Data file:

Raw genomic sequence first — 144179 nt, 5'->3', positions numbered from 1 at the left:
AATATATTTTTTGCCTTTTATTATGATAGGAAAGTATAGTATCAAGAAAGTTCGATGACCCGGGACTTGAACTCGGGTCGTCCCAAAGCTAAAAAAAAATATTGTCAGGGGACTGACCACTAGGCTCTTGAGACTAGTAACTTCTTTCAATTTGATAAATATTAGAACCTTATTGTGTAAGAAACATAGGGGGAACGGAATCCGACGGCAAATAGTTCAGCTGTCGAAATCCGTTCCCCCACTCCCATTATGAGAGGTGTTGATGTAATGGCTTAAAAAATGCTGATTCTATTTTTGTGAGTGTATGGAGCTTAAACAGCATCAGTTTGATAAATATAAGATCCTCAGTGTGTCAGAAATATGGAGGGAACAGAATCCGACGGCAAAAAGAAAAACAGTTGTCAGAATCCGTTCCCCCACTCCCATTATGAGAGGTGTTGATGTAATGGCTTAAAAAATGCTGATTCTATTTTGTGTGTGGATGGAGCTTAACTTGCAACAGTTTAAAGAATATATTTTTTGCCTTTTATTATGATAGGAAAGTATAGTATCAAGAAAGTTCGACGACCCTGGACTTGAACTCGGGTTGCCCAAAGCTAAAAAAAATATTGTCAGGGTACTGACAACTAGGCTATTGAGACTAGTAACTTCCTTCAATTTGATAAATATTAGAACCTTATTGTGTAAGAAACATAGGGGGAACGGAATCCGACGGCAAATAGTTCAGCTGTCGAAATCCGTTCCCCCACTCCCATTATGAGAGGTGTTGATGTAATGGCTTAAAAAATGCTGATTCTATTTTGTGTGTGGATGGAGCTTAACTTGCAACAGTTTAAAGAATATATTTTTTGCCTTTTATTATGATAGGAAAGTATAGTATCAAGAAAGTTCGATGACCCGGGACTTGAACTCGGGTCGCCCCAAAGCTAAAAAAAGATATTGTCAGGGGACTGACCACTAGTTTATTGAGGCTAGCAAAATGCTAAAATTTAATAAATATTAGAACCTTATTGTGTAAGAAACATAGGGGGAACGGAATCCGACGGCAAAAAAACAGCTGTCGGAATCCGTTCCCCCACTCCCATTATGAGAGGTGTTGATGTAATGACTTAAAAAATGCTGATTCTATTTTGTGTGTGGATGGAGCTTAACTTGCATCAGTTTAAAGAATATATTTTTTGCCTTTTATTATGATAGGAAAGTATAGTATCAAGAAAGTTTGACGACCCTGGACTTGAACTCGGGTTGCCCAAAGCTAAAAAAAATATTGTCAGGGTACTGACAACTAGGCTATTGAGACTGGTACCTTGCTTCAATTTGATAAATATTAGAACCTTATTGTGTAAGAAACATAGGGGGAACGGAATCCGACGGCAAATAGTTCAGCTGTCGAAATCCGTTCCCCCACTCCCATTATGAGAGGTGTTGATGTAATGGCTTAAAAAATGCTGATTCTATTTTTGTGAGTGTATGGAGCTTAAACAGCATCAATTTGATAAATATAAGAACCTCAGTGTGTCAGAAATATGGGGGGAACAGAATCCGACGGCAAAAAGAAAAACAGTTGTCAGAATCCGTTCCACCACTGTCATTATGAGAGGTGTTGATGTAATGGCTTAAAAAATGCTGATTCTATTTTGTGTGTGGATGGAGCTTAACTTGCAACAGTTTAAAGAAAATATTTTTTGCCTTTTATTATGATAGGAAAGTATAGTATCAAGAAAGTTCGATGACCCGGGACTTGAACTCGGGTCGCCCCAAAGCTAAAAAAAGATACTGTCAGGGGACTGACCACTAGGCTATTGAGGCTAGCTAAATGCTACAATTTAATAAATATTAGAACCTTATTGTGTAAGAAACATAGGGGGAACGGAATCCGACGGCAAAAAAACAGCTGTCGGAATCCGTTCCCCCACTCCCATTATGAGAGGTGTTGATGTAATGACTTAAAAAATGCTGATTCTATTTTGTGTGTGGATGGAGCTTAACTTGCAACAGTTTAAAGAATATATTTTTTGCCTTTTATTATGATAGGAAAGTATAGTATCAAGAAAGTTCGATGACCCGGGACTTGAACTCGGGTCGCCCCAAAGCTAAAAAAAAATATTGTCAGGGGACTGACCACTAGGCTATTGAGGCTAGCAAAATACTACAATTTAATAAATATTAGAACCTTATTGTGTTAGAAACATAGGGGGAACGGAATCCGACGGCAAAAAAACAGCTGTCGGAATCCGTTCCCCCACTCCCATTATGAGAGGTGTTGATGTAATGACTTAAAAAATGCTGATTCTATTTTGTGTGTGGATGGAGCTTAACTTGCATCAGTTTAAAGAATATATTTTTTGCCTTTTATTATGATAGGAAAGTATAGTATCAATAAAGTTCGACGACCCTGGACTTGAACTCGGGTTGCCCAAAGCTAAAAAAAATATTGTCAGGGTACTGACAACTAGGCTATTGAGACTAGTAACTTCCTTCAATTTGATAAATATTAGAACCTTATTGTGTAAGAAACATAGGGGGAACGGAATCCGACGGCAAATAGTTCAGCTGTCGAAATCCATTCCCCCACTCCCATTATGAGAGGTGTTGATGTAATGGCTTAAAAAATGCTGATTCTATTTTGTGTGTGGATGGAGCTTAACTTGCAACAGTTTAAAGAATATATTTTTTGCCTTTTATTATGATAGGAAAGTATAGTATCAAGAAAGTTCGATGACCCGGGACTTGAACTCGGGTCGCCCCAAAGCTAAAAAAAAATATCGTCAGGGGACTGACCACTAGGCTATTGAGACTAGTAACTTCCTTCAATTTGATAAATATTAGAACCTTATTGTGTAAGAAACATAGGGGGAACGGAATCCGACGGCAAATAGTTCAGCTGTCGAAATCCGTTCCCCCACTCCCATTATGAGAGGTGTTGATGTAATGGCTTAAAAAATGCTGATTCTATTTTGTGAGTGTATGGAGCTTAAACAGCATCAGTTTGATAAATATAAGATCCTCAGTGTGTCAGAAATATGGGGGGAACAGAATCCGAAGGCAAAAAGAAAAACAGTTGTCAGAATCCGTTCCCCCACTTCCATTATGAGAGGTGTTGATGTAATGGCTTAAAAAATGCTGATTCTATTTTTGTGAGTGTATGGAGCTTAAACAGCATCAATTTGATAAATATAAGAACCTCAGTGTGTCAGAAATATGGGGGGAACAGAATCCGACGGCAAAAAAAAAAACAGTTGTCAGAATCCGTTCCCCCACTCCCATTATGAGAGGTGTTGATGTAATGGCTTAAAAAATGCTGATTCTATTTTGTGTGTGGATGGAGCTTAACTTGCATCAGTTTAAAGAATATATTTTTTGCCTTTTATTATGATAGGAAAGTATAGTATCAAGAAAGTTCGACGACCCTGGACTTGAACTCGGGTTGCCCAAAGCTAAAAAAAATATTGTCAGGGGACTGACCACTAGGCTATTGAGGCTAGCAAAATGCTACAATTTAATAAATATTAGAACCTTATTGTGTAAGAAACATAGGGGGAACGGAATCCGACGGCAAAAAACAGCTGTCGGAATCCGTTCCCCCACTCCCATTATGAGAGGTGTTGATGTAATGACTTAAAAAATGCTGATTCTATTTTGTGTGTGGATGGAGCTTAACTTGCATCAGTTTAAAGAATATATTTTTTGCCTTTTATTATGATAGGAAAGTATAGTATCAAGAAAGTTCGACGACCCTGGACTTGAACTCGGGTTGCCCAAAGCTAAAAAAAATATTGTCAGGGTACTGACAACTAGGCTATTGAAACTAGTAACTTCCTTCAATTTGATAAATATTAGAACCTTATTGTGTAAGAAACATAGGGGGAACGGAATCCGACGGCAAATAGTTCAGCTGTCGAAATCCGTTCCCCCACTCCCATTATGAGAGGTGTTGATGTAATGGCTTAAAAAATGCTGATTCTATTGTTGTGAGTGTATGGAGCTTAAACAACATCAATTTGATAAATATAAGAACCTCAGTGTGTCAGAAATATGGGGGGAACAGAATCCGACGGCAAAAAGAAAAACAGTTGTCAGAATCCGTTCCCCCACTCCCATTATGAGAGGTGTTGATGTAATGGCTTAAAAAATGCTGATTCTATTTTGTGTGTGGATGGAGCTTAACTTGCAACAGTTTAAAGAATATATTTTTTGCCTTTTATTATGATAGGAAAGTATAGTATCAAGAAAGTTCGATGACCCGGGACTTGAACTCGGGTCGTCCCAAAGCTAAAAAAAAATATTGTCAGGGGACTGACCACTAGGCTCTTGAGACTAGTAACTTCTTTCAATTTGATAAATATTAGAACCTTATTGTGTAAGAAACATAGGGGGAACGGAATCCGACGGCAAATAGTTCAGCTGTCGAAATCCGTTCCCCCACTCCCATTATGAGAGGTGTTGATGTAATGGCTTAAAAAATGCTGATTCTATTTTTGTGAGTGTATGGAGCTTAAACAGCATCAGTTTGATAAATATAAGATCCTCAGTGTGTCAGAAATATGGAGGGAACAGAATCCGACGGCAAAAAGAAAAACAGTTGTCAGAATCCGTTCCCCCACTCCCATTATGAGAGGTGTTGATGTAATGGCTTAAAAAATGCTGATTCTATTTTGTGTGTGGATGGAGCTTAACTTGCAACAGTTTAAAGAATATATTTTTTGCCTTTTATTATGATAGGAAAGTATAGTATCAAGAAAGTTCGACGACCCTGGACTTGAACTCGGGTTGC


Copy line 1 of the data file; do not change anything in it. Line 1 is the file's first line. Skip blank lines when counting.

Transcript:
Raw genomic sequence first — 144179 nt, 5'->3', positions numbered from 1 at the left: